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Doubts grow over June interest rate cut after big gains seen in jobs report

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Nojoud Al Mallees, The Canadian Press







Published Friday, May 10, 2024 5:48AM EDT






Last Updated Friday, May 10, 2024 3:44PM EDT

The odds of a June interest rate cut from the Bank of Canada appear to have fallen after the latest jobs report from Statistics Canada showed employment jumped by 90,000 last month.

The jobs gain far surpassed forecasters’ expectations and marked the largest employment increase in more than a year.

The federal agency’s labour force survey on Friday shows the unemployment rate held steady at 6.1 per cent last month, while the employment gains were driven by part-time work.

James Orlando, TD’s director of economics said the headline jobs number was a “real shocker” and that it “wasn’t even in the realm of anyone’s forecast.”

The April employment gain was the largest monthly increase since January 2023.

Friday’s report comes as economists have been widely expecting the central bank to begin lowering its policy rate in June or July. The Bank of Canada has been particularly encouraged by progress made on inflation and has signalled that it’s inching closer to a rate cut. 

But the latest employment numbers have made financial markets less certain an interest-rate cut will materialize next month.

TD continues to expect the first interest rate cut in July. Orlando said waiting until July will give the central bank more certainty that it’s not cutting interest rates prematurely.

“What that does is just gives the Bank of Canada just a little bit more time to make sure the current economic environment … doesn’t lead to more inflation,” he said.

Orlando said the April labour force survey suggests there may have been more economic momentum in the second quarter, which could translate to higher consumer spending. 

The data showed employment in April increased in professional, scientific and technical services, accommodation and food services, health care and social assistance as well as natural resources. Employment fell in the utilities industry.

Wage growth slowed last month to an annual pace of 4.7 per cent, down from 5.1 per cent in March.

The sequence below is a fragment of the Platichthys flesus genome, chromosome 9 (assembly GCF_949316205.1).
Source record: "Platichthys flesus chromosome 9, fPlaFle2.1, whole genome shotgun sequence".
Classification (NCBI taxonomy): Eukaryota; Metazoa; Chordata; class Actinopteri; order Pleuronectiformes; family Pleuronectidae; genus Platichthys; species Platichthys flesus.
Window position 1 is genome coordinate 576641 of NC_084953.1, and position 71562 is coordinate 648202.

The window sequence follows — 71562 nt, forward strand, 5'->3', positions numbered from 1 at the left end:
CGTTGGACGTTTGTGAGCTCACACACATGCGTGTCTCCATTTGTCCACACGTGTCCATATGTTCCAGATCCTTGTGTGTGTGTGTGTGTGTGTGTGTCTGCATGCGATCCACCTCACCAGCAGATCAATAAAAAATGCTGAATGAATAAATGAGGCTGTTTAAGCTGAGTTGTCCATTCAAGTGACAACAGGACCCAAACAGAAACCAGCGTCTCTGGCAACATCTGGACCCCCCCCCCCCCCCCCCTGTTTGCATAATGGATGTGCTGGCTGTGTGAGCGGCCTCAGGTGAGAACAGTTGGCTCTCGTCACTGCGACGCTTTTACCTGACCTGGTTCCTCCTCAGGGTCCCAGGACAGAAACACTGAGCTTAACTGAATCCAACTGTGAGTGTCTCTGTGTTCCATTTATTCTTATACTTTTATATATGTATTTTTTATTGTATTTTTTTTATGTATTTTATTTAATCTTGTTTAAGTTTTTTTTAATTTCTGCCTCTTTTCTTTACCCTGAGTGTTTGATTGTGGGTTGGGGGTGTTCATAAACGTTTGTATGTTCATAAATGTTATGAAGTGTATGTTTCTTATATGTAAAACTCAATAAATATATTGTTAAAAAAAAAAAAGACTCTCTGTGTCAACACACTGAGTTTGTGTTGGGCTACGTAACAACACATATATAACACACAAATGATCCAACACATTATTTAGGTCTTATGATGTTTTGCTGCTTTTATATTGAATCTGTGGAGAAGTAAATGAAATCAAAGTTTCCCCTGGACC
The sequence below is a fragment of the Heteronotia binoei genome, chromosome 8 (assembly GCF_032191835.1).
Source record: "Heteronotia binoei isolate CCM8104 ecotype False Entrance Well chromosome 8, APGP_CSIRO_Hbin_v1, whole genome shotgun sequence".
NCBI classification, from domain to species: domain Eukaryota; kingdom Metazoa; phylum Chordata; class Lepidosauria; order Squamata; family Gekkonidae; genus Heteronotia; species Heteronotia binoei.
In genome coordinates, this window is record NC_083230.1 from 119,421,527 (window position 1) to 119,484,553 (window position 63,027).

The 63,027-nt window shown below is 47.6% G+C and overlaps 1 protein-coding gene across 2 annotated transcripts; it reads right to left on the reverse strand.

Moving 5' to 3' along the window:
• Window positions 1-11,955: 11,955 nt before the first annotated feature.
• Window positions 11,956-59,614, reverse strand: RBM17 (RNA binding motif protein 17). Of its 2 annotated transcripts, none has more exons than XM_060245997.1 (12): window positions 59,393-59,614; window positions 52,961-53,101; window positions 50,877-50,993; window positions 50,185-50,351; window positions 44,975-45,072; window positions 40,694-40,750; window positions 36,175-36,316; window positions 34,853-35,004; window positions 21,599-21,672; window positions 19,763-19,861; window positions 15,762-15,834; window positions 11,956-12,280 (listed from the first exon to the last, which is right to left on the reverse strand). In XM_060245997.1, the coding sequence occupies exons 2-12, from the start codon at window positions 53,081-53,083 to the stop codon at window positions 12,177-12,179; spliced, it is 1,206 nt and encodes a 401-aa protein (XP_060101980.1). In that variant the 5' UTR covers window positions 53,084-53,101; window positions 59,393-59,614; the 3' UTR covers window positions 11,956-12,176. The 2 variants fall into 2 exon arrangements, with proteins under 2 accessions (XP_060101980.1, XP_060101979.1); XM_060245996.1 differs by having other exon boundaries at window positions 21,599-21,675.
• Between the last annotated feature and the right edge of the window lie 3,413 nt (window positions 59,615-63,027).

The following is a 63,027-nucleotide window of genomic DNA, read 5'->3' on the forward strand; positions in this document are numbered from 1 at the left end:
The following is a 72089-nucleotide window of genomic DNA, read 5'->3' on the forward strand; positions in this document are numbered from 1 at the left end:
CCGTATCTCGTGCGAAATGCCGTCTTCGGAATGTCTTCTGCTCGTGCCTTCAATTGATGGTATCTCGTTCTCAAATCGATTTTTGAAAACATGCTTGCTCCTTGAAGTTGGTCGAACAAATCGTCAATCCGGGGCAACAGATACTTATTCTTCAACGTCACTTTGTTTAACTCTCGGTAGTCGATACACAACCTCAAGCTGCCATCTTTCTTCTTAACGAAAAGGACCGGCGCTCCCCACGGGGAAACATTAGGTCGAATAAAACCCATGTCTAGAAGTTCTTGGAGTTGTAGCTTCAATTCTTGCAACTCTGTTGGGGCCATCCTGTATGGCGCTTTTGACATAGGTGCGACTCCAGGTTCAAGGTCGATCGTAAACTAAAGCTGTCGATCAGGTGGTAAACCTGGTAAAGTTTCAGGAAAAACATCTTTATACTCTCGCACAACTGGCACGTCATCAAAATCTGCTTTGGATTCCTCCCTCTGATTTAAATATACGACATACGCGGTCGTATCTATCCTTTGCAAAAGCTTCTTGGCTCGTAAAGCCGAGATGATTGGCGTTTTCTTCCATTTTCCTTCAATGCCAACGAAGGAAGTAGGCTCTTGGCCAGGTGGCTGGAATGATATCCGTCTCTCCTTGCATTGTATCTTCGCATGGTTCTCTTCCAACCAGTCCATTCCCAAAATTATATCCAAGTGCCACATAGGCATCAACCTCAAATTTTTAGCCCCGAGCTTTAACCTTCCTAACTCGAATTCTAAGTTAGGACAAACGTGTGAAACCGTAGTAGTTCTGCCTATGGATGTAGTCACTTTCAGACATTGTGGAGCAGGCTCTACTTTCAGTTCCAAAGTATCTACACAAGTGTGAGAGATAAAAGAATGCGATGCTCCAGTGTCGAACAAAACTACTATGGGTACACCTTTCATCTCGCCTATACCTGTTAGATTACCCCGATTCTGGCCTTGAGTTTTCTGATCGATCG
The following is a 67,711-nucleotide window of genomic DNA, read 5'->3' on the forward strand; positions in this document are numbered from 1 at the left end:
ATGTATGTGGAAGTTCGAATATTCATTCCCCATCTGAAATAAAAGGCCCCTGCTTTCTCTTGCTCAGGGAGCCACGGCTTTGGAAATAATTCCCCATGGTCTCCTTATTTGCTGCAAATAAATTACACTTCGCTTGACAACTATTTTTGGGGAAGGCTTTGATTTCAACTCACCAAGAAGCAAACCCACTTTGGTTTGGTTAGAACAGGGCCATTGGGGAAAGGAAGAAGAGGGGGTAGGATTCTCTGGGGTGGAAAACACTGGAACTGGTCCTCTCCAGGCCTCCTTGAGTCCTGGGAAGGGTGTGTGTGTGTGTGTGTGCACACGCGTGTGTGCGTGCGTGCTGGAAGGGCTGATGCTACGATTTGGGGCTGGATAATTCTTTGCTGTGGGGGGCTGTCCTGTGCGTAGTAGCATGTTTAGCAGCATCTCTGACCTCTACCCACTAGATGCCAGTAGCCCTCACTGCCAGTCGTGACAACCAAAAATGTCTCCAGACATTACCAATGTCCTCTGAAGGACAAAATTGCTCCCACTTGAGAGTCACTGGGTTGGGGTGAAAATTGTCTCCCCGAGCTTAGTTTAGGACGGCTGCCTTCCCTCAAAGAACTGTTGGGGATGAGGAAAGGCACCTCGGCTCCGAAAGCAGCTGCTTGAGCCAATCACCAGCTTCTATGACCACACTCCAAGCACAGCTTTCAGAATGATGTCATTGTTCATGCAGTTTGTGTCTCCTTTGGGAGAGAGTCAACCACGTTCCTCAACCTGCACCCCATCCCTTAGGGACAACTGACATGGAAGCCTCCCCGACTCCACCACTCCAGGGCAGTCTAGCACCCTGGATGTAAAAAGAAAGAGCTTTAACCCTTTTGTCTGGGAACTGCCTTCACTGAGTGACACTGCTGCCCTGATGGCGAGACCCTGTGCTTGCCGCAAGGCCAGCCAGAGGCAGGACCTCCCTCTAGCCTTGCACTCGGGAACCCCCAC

BMO chief economist Douglas Porter also sees Friday’s report giving the Bank of Canada “some pause,” noting it’s reinforcing the point that “the economy is clearly not rolling over.”

But Porter said the bank may choose to focus more heavily on longer term trends, which suggest economic slack is rising. 

Porter said BMO still expects the first interest rate cut in June, but warned the move would require the upcoming inflation report to show significant progress.

Bank of Canada governor Tiff Macklem has generally emphasized trends over one particularly strong or weak economic report.

Looking at the broader picture, it’s clear that higher interest rates have taken a toll on economic growth and the labour market. 

Population growth has outpaced job creation over the last year, which has pushed up the unemployment rate by a full percentage point. 

Compared with a year ago, unemployment is up across all major demographic groups, with youth taking the largest hit, Statistics Canada said. 

While Friday’s report has shifted expectations, economists say the April inflation report will be the deciding factor when it comes whether or not the Bank of Canada cuts interest rates in June. 

“If inflation shows another leg downwards, I think it opens the door for them potentially cutting in June,” Orlando said about the Bank of Canada. 

“But they  need to look at things pretty holistically. And the sustainability and the durability of inflation’s dropped towards 2 per cent, is predicated on the economy, not picking up too much.”

Canada’s inflation rate was 2.9 per cent in March, within the central bank’s one to three per cent target range. Core measures of inflation, which strip out volatile prices, have also continued to edge down. 

The Bank of Canada’s next interest rate decision is scheduled for June 5. Its key interest rate currently sits at five per cent, the highest it’s been since 2001.

This report by The Canadian Press was first published May 10, 2024.

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